Monday, 19 January 2009

I do solemnly swear...

So tomorrow is the big day. President-elect Barack Obama will start to recite the words of his oath, and the transition to President Obama, 44th President of the United States of America will be complete. He will enter office at a time of global upheaval, with the economic system that underpins the US's global dominance collapsing; with US military hegemony strained by the entanglement in costly wars in Iraq and Afghanistan; with huge challenges confronting the citizens he represents; and with a weight of expectations upon his shoulders unmatched by any other holder of the office in recent times, if indeed ever. Can he rise to these innumerable challenges?

Yeah, he probably can.

Ok, not quite as emphatic as his campaign slogan was, but that is because the campaign is over and reality starts now. It is the meeting of expectations which I think will be the hardest for him. The other issues are political issues, requiring policy decisions, some of which he'll get right and some of which he won't. However, the expectations he carriers are incredible. Not just from the colour of his skin and the hopes of an entire swathe of the US population who have long felt excluded from the corridors of power; but also from the young people motivated to use their votes and the older people inspired to believe that their country could be different. From the Republicans who crossed party lines to vote for the man they believed presented the best future for them and from devoutly religious people who ignored the proclamations of some of the church leaders which threatened them with hell if they voted for Obama and who focussed on improving life before death.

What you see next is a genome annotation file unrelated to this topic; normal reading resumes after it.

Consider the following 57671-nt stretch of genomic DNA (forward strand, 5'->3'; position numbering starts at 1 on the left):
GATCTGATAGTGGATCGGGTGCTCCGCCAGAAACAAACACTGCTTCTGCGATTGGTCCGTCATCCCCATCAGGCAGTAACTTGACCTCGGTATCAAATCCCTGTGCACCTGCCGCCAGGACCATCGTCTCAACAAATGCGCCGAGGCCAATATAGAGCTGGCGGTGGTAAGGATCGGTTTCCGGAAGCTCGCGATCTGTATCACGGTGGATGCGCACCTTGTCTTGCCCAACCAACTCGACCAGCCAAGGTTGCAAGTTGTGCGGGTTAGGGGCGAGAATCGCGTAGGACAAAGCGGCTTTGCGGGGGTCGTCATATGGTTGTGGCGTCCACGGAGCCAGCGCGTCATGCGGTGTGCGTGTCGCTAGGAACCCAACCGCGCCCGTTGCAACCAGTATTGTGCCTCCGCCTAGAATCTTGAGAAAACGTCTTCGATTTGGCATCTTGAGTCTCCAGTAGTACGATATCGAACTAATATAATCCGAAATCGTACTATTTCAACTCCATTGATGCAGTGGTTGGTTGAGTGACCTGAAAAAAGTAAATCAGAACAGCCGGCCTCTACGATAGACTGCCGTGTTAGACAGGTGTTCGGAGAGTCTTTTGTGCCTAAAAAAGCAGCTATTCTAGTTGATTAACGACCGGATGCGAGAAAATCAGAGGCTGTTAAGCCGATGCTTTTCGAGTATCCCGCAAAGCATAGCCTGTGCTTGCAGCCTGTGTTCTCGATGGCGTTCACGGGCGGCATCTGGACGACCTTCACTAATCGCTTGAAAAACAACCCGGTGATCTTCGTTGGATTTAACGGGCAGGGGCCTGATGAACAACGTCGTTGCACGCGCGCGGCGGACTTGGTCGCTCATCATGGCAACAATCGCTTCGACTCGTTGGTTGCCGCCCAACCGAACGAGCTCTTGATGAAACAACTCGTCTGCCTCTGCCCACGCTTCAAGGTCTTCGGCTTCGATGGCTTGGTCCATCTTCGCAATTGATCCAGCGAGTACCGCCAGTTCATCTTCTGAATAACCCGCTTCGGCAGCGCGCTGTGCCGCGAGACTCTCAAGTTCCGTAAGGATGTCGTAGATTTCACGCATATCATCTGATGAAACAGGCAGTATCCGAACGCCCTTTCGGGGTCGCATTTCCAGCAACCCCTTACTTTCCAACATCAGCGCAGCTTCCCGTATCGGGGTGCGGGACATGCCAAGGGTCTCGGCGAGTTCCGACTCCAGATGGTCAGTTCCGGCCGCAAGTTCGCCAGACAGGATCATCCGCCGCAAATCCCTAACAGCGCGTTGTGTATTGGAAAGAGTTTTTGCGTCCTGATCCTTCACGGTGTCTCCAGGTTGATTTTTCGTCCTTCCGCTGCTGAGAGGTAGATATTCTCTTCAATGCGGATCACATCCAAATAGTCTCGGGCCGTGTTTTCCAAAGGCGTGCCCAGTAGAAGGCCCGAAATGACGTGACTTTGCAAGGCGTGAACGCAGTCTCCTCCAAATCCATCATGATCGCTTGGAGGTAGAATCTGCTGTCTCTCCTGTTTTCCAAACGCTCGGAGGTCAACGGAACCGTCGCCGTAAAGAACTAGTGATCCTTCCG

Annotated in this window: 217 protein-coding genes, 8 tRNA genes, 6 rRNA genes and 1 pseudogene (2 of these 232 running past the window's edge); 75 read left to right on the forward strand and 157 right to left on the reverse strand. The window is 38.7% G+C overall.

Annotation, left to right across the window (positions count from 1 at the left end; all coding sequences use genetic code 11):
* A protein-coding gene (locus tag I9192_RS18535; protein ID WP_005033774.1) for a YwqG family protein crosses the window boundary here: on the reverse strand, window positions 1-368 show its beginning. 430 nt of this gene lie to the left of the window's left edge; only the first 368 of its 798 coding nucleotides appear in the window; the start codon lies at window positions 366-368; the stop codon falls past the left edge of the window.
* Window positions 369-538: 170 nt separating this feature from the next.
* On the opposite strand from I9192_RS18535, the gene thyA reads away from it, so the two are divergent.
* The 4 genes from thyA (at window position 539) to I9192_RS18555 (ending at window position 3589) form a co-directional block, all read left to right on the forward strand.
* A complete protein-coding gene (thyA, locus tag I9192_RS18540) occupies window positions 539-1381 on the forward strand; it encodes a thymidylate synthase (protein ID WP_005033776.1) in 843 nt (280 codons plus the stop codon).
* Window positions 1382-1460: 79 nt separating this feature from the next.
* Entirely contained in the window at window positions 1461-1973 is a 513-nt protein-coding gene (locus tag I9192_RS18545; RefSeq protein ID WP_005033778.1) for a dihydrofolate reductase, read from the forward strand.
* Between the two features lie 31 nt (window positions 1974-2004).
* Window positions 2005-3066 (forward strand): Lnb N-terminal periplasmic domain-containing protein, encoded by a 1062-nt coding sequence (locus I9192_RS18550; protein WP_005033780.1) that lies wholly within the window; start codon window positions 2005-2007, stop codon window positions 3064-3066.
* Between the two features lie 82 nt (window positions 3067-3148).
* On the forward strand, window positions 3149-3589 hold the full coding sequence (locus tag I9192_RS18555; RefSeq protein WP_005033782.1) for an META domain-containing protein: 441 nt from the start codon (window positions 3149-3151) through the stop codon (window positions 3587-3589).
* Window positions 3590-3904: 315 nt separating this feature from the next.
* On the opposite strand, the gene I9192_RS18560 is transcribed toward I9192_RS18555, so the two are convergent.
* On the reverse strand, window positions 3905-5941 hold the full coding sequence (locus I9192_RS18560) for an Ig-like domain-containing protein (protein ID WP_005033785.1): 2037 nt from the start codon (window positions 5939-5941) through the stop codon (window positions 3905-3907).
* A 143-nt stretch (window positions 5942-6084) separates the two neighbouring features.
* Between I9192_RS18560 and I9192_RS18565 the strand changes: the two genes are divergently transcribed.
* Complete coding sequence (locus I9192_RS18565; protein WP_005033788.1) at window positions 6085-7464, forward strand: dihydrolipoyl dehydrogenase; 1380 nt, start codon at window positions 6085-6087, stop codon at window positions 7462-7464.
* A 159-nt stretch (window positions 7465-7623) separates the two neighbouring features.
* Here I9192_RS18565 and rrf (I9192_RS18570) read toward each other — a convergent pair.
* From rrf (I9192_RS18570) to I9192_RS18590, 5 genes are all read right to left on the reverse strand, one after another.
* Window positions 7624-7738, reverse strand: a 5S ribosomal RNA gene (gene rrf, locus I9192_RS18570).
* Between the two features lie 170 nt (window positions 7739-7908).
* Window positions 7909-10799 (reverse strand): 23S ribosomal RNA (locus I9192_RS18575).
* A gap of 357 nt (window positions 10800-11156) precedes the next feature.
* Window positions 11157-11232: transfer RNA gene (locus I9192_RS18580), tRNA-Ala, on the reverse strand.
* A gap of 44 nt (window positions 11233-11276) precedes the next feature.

No President will be perfect, as no human being is perfect. However, Obama has served to inspire a huge number of people who had disconnected from the political process and this presents the US (and indeed beyond) with a chance to re-invigorate democracy. I think he can do this. By focussing on listening to the people, to keeping their interests at the forefront of his Presidency, he can restore faith in an institution which has lost much of its lustre over the past 8 years, and restore the world's faith in the US as a beacon of democracy and leadership.

He can be the change that he has professed to be, and the world will be watching to see if it happens. I hope that as he assumes the Presidency he believes and adheres to his own message, and that we can see the United States of America restore the respect and affection that the world has for it.

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